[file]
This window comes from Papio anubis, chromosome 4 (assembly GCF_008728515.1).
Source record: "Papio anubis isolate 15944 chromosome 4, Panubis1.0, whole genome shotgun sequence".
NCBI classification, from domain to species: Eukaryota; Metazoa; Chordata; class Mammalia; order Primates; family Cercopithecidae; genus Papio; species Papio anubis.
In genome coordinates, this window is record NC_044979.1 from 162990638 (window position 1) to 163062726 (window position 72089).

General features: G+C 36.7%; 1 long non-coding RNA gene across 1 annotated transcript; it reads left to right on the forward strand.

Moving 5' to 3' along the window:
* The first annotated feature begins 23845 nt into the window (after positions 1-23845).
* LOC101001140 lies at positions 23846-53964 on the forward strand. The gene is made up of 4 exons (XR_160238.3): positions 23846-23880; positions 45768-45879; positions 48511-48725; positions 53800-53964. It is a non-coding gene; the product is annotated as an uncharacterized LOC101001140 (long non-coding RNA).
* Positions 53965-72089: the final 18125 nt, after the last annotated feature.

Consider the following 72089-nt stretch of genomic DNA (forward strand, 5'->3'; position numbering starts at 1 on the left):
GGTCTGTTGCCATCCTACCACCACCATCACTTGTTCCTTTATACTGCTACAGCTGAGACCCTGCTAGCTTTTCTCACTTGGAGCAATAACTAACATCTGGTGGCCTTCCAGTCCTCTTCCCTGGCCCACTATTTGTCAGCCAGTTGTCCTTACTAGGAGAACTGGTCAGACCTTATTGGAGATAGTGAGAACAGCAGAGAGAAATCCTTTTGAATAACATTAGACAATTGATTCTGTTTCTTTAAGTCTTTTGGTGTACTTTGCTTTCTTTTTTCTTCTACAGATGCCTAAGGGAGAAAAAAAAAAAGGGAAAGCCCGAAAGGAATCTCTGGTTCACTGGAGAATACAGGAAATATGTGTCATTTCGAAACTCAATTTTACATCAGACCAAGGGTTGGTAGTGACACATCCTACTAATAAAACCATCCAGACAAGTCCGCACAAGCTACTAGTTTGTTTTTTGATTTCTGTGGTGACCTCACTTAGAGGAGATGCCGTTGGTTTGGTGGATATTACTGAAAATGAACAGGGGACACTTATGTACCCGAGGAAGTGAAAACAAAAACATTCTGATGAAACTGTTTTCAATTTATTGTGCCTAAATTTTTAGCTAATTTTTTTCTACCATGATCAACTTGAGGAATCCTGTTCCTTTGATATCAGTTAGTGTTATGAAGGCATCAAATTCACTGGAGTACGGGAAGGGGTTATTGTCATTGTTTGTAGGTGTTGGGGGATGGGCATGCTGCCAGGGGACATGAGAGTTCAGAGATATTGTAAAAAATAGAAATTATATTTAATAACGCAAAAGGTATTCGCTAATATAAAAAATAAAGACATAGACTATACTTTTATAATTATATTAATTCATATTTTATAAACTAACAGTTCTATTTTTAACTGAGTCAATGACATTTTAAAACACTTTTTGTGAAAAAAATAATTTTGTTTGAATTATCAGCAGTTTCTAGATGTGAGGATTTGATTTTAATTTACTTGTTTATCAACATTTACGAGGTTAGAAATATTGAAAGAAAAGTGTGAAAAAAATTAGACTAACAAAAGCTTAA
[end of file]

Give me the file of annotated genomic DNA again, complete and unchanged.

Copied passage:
This window comes from Papio anubis, chromosome 4 (assembly GCF_008728515.1).
Source record: "Papio anubis isolate 15944 chromosome 4, Panubis1.0, whole genome shotgun sequence".
NCBI classification, from domain to species: Eukaryota; Metazoa; Chordata; class Mammalia; order Primates; family Cercopithecidae; genus Papio; species Papio anubis.
In genome coordinates, this window is record NC_044979.1 from 162990638 (window position 1) to 163062726 (window position 72089).

General features: G+C 36.7%; 1 long non-coding RNA gene across 1 annotated transcript; it reads left to right on the forward strand.

Moving 5' to 3' along the window:
* The first annotated feature begins 23845 nt into the window (after positions 1-23845).
* LOC101001140 lies at positions 23846-53964 on the forward strand. The gene is made up of 4 exons (XR_160238.3): positions 23846-23880; positions 45768-45879; positions 48511-48725; positions 53800-53964. It is a non-coding gene; the product is annotated as an uncharacterized LOC101001140 (long non-coding RNA).
* Positions 53965-72089: the final 18125 nt, after the last annotated feature.

Consider the following 72089-nt stretch of genomic DNA (forward strand, 5'->3'; position numbering starts at 1 on the left):
GGTCTGTTGCCATCCTACCACCACCATCACTTGTTCCTTTATACTGCTACAGCTGAGACCCTGCTAGCTTTTCTCACTTGGAGCAATAACTAACATCTGGTGGCCTTCCAGTCCTCTTCCCTGGCCCACTATTTGTCAGCCAGTTGTCCTTACTAGGAGAACTGGTCAGACCTTATTGGAGATAGTGAGAACAGCAGAGAGAAATCCTTTTGAATAACATTAGACAATTGATTCTGTTTCTTTAAGTCTTTTGGTGTACTTTGCTTTCTTTTTTCTTCTACAGATGCCTAAGGGAGAAAAAAAAAAAGGGAAAGCCCGAAAGGAATCTCTGGTTCACTGGAGAATACAGGAAATATGTGTCATTTCGAAACTCAATTTTACATCAGACCAAGGGTTGGTAGTGACACATCCTACTAATAAAACCATCCAGACAAGTCCGCACAAGCTACTAGTTTGTTTTTTGATTTCTGTGGTGACCTCACTTAGAGGAGATGCCGTTGGTTTGGTGGATATTACTGAAAATGAACAGGGGACACTTATGTACCCGAGGAAGTGAAAACAAAAACATTCTGATGAAACTGTTTTCAATTTATTGTGCCTAAATTTTTAGCTAATTTTTTTCTACCATGATCAACTTGAGGAATCCTGTTCCTTTGATATCAGTTAGTGTTATGAAGGCATCAAATTCACTGGAGTACGGGAAGGGGTTATTGTCATTGTTTGTAGGTGTTGGGGGATGGGCATGCTGCCAGGGGACATGAGAGTTCAGAGATATTGTAAAAAATAGAAATTATATTTAATAACGCAAAAGGTATTCGCTAATATAAAAAATAAAGACATAGACTATACTTTTATAATTATATTAATTCATATTTTATAAACTAACAGTTCTATTTTTAACTGAGTCAATGACATTTTAAAACACTTTTTGTGAAAAAAATAATTTTGTTTGAATTATCAGCAGTTTCTAGATGTGAGGATTTGATTTTAATTTACTTGTTTATCAACATTTACGAGGTTAGAAATATTGAAAGAAAAGTGTGAAAAAAATTAGACTAACAAAAGCTTAA